I had a great conversation this past weekend with my son Clarke. We were talking about the differences between ‘his generation’ and ‘my generation’ (the Boomers), and he shared a perspective I thought was extraordinary and which made me realize our two age groups advocate two very different interpretations of reality.
He believes that one of the biggest problems his generation faces is themselves—because they have grown up in a time in which they have been constantly bombarded with the marketing machine’s message that the world is custom-made to fulfill whatever you want. He and his peers have grown up in an era of customized everything—from their local Starbucks experience to designing their desktop and personalizing their clothing to match current fads and their own tastes. The message is always, “How do you want it to be?”. This proliferation of choices and possibilities is wonderful and convenient (and obviously good for businesses and marketers). But is it good to believe that your personal whims and preferences should be the organizing principle for your life?
His view (which I think is accurate) is that our generation grew up appreciating that we needed to change, adapt, compromise or do whatever was necessary to ‘make it’ in the world. We did not harbor any illusions: to make a living, let alone succeed, we needed to learn how the world works and do what we needed to achieve our goals. I could see that, from his perspective, the Boomers have lived in a ‘make it what we want’ relationship to reality and that our post-war generation has pretty much written the ‘way it is’ for the past half-century. Our children are confronted with the feeling that ‘that-is-one-tough-act-to-follow’: small wonder they gravitate towards a kind of nihilism or resignation that everything has already been done ‘for them’, the world is organized around them, and their biggest challenge is to figure out what they want. This is generally the case among his peers. A frightening context to live in.
The more I thought about it, the more I began to appreciate the ‘generation gap’ that pervades our society today. But this was just the tip of the iceberg. I asked, “Clarke, are you saying that most of your peers actually believe they can ‘buy’ happiness or get what they want at the mall?” His view, which he admitted was a bit cynical, was basically—yes! If they don’t like something, whether a product or a person, they just ‘switch’ to another—a kind of sad extension of the postmodern notion that everything is interchangeable, counterfeit and doesn’t mean much anyway.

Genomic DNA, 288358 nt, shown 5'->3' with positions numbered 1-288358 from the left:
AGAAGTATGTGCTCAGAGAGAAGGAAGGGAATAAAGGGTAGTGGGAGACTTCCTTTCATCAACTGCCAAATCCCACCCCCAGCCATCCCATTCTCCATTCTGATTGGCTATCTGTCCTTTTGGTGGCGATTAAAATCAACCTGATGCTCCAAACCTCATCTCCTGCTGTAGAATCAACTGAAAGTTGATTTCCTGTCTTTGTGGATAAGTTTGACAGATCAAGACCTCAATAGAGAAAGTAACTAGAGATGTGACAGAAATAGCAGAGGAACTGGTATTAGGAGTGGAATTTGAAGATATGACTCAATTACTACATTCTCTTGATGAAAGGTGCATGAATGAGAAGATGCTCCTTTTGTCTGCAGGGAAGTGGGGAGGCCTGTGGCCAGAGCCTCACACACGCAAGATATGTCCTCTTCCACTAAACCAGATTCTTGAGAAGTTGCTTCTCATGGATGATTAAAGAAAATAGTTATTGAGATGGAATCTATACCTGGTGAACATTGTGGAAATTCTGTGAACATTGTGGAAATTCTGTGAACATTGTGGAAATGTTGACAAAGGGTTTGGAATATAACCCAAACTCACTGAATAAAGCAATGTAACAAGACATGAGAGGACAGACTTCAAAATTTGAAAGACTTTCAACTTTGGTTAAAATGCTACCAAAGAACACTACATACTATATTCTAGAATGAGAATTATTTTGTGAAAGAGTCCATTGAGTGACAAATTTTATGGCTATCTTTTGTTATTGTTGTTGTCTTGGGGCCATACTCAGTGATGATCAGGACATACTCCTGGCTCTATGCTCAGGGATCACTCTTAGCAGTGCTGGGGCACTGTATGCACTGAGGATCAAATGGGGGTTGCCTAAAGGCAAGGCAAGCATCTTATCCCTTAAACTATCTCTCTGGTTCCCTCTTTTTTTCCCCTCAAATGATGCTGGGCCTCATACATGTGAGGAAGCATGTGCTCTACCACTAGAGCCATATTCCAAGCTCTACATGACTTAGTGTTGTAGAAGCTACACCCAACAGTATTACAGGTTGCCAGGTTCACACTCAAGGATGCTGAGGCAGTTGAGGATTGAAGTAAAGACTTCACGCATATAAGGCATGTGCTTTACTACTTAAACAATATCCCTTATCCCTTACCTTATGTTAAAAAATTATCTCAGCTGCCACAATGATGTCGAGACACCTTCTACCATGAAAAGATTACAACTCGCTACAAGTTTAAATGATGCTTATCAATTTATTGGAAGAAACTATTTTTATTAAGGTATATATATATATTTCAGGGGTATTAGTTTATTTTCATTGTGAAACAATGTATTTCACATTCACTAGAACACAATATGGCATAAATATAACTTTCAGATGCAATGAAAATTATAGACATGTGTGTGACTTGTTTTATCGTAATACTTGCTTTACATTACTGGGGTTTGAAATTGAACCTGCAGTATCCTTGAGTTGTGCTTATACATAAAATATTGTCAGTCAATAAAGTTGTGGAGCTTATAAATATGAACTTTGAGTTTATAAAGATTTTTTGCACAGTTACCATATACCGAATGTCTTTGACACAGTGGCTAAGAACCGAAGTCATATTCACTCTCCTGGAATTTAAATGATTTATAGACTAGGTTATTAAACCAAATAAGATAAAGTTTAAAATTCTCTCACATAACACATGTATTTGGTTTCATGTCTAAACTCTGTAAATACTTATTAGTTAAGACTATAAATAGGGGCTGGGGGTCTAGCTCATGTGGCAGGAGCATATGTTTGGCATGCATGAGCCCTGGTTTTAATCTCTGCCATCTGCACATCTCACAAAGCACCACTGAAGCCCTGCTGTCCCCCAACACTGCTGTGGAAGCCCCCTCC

As we pressed forward through the conversation we noted some other interesting differences in how our ‘world occurs’ for us. I will be highlighting some of these in future blogs, but what was most encouraging and inspiring in the conversation was Clarke’s objectivity about his own generation and his sense of responsibility and concern for the world he is inheriting.
Surprisingly, he pointed to the crucial importance of his generation’s relationship with their parents from two perspectives:
- The potentially unrealistic expectation to excel and succeed (the ‘anything and everything is possible’ message)
- A deep need and desire to connect, learn from and collaborate with older people.
At one point, he pointed to the ‘labeling’ of generations—Generation X, GenY, Gen C and so forth—as something that is laid on them by the media pundits and older people and which is not how they relate to or see themselves. He suggested his peers are hungry for some sense of stability. He went on to add, “Except for the computer and robotics folks, most of us are looking to the past for answers and structures that make sense that we can count on. We are looking for more absolutes, morals and rules that can guide us.”
Too much freedom and choice is not always a good thing. At least, not until we learn and know who we are.